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Indian Punjab, Haryana, UP farmers continue anti-farm bills protests



Thousands of Indian Farmers are squeezing on with challenges in and around the national capital against rural enactment they say might be misused by the private division to purchase their crops at moo costs.

After a day of clashes with police who used tear gas, water cannon and baton charges to push them back, the farmers were allowed to enter New Delhi late on Friday.

Television images on Saturday showed some of them moving to the capital while thousands still remained on the outskirts of the city.



“We have called all the farmers’ organisations on December 3 and we have talked before and are still ready for talks,” Tomar said.


There was no quick reaction from the pioneers of the challenges. The nonconformists said they would not return to their homes until their requests were met.

Indian highway closed

 “They at first needed to go to the middle of the capital city Modern Delhi to create the restriction listened but they say in the event that they are not permitted to go to the middle. They will stay on national thruways, causing this incredible intrusion to activity until their requests are met,.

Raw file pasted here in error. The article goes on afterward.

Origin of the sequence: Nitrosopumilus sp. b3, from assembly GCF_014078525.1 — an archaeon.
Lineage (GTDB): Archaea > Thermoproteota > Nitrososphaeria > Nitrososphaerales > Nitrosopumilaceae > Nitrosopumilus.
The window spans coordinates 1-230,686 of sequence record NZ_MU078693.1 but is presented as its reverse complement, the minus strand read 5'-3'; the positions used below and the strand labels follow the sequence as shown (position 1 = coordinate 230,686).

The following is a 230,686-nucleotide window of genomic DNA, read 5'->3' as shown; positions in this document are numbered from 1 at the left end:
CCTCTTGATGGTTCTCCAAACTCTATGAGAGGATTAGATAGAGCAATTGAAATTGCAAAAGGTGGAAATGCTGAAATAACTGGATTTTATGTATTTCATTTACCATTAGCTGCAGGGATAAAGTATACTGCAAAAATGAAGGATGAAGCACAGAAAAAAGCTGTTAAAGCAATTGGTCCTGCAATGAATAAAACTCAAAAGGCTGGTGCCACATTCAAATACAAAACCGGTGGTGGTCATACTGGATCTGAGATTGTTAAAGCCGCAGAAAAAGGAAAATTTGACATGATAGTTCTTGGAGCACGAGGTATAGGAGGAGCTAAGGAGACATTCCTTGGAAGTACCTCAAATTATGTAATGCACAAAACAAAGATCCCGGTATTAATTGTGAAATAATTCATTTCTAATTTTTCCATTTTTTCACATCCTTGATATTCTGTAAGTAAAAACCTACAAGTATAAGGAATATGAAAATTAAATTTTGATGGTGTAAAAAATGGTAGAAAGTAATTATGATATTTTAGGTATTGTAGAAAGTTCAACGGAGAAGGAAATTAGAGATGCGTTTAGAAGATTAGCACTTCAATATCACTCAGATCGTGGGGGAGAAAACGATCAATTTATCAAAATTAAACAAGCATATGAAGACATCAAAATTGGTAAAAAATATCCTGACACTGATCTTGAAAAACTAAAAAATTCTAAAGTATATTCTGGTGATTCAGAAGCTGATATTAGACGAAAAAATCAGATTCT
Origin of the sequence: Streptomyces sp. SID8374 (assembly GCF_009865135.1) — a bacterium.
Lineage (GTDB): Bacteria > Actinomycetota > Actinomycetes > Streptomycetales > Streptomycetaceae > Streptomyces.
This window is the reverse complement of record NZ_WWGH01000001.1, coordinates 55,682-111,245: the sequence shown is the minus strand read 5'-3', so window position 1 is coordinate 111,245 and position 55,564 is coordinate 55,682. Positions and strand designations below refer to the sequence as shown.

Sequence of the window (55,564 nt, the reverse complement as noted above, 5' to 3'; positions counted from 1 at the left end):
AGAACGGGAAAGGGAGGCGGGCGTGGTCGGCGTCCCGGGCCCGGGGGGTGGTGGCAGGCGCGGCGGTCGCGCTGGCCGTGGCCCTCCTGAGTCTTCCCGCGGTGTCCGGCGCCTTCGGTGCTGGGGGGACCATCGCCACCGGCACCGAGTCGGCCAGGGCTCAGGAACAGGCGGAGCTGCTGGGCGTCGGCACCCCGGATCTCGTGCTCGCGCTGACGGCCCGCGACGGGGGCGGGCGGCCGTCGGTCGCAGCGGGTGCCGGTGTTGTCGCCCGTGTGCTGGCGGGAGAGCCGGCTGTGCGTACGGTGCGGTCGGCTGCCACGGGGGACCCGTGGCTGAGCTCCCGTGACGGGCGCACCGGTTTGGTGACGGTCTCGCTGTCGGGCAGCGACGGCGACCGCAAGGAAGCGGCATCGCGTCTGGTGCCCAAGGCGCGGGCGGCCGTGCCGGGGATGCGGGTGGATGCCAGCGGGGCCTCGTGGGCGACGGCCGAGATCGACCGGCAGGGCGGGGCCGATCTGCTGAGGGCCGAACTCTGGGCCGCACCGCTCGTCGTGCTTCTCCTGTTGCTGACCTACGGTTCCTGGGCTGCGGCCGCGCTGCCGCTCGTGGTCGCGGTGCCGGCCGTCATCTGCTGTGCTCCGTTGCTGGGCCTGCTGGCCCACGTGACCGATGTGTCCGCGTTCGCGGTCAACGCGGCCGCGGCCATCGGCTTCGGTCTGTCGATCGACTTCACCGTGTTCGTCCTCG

“It may be a bit serene nowadays but there’s expansive police and
paramilitary nearness observing the challenge.
The farming serve repeated the government point of see that the laws will advantage agriculturists. He is arguing with them to halt protests.”
For the final two months, Farmers unions have rejected the laws, which were passed in September, and have camped out on Highway in Punjab and Haryana states. They say the degree may cause the government to halt buying grain at ensured costs and result in their abuse by organizations that would purchase their crops cheaply. The government says the laws are required to change horticulture by giving ranchers the opportunity to advertise their deliver and boost generation through private investment.
“We are battling for our rights. We won’t rest until we reach the capital and drive the government to nullify these dark laws,” said Majhinder Singh Dhaliwal, a agriculturist leader. Opposition parties and a few Modi partners have called the laws “anti-farmer” and “pro-corporation”.
Farmers have long been seen as the heart and soul of India, where farming underpins more than half of the country’s 1.3 billion people.

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